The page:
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Two of rugby's deep thinkers will go head-to-head in the RWC final

Wayne Smith’s defence will attempt to nullify and exploit Stephen Larkham’s attack.

Murray Kinsella reports from London

THERE’S RUGBY BRAINPOWER in abundance in Pennyhill Park and the Lensbury Hotel this week ahead of Saturday’s World Cup final.

Some of the finest coaches in the game are driving New Zealand and Australia’s preparations for the decider at Twickenham.

Wayne Smith and scrum coach Mike Cron Wayne Smith and Mike Cron are two valuable parts of the Kiwis' backroom team. Source: Photosport/Andrew Cornaga/INPHO

Michael Cheika’s understanding of how a group best functions, Steve Hansen’s confidence at the head of the Kiwis, Nathan Grey’s defensive steel, Mario Ledesma’s scrummaging passion; all of these men will feel they can add the edge to their side.

There are fascinating match-ups across the field in this final, but perhaps one of the coaching head-to-heads holds the greatest intrigue. Of course, these things are never as simple as a one-on-one, but Stephen Larkham and Wayne Smith will duel on Saturday.

Larkham, a World Cup-winning Wallaby in his playing days, is the attack coach for Cheika’s side. Smith, widely regarded within the game as one of the best coaches anywhere, is in charge of New Zealand’s defence.

Speaking at the Lensbury yesterday, Larkham refused to give away too many of his genuine thoughts about picking apart this miserly New Zealand defence, which has conceded just four tries so far in the World Cup and had a clean try sheet in their semi-final against South Africa.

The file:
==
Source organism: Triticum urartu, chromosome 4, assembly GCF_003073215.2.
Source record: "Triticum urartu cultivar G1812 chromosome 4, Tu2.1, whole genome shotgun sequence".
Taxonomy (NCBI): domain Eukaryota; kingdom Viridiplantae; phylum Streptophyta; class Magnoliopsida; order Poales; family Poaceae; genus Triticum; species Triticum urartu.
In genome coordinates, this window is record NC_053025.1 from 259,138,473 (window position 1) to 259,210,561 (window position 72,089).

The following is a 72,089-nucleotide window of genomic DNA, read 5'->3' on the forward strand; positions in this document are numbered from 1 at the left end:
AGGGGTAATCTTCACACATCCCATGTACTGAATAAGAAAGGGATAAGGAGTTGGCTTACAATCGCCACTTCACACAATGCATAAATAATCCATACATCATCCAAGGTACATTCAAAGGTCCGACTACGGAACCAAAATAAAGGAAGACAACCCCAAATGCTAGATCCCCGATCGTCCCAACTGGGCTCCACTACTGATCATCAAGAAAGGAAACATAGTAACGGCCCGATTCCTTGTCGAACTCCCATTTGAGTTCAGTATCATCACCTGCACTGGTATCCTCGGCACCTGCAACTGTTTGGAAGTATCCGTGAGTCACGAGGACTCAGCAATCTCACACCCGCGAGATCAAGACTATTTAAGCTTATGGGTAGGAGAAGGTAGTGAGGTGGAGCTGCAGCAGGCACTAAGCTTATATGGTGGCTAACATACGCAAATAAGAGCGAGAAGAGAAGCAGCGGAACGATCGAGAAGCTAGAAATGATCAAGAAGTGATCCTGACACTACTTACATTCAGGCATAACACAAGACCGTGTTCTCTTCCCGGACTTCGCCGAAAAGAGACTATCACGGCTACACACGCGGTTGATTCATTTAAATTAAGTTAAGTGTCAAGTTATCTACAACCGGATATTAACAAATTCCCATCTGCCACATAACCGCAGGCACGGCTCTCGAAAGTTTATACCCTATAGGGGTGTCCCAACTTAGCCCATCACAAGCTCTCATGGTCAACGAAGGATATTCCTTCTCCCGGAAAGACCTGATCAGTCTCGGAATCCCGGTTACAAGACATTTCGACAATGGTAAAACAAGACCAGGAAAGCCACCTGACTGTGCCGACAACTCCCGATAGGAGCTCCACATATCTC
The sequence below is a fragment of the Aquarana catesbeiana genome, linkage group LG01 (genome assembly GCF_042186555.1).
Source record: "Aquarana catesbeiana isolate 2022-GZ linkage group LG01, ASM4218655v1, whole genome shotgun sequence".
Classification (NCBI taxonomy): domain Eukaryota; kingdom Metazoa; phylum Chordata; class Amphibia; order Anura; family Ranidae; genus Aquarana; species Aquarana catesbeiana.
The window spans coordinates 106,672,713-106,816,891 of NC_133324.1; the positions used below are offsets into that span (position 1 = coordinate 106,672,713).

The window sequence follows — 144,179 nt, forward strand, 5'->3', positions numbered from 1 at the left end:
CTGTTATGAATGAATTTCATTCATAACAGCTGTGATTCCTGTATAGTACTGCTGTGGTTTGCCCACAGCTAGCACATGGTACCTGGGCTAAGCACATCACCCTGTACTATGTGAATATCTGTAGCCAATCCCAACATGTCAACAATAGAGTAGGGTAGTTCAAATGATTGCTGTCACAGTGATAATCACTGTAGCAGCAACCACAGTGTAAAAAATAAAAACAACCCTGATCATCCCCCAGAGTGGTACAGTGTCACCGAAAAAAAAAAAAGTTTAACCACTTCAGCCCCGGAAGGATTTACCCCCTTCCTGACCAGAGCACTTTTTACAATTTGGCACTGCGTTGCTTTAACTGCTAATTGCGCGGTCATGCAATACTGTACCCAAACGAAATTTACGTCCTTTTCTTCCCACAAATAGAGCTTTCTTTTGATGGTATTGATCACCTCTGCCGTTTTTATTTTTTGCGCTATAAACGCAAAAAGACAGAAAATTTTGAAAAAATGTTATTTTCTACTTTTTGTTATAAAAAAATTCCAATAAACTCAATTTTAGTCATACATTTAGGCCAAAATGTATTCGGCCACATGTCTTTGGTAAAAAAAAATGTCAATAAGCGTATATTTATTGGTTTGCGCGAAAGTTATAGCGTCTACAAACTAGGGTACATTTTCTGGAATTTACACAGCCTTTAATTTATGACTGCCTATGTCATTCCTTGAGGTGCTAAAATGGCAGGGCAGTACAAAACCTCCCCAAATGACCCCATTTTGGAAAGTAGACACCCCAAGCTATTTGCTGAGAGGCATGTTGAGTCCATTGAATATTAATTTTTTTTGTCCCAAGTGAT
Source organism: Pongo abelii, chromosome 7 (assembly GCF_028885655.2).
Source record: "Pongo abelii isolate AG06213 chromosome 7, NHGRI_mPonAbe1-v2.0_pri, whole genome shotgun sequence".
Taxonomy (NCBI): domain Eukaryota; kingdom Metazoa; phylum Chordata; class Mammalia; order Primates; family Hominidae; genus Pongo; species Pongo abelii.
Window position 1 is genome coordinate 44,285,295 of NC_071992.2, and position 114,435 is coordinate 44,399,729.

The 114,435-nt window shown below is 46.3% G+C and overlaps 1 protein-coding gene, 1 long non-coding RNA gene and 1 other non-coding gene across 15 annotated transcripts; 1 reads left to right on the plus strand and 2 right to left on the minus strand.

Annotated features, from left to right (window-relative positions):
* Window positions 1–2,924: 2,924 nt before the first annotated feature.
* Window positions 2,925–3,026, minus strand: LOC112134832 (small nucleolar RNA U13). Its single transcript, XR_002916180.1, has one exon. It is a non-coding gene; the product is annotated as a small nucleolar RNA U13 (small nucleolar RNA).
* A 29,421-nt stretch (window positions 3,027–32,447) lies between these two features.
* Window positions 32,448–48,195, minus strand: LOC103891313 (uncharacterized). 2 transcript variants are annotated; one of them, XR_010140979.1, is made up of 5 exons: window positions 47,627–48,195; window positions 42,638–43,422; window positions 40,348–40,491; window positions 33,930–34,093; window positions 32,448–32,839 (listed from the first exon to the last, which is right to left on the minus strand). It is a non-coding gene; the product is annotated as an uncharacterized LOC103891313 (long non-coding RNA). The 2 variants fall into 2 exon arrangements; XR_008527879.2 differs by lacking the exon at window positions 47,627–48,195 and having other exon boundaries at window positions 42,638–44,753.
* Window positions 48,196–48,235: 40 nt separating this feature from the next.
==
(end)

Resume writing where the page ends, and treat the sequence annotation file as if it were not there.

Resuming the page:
Instead, we were treated to some of the 41-year-old’s dry wit, one that could be perceived as a sharpness were it not for the hint of a smirk on Larkham’s face.

Obviously all the tries this year have come from my hard work,” says a dead pan Larkham when asked about Adam Ashley-Cooper’s first score against Argentina last weekend, assisted by a glorious Bernard Foley pass.

“No, no, that was 100% Bernard. We’ve practised that move for a number of weeks now, and he just took the right option on the weekend.”

Larkham’s philosophy is heavily based on providing his players with a number of options in any given circumstance, leaving it up to the men on the pitch to produce the goods with their decision-making.

Stephen Larkham Larkham was a creator in his playing days too. Source: Donall Farmer/INPHO

There are programmed ‘power play’ attacks from set-piece, but Larkham’s introduction of a more structured game plan since joining the Wallabies earlier this year is simply intended to allow the players make better decisions.

“When you talk about the amount of work you can do with a backline on skill development in-season or in-competition, you can’t get a lot done,” says Larkham. “You’ve got to make sure the guys are prepped.”

Larkham is a big believer in video analysis work, his extensive study of the opposition often arming the Wallabies’ playmakers with strong insights into strengths and possible weaknesses.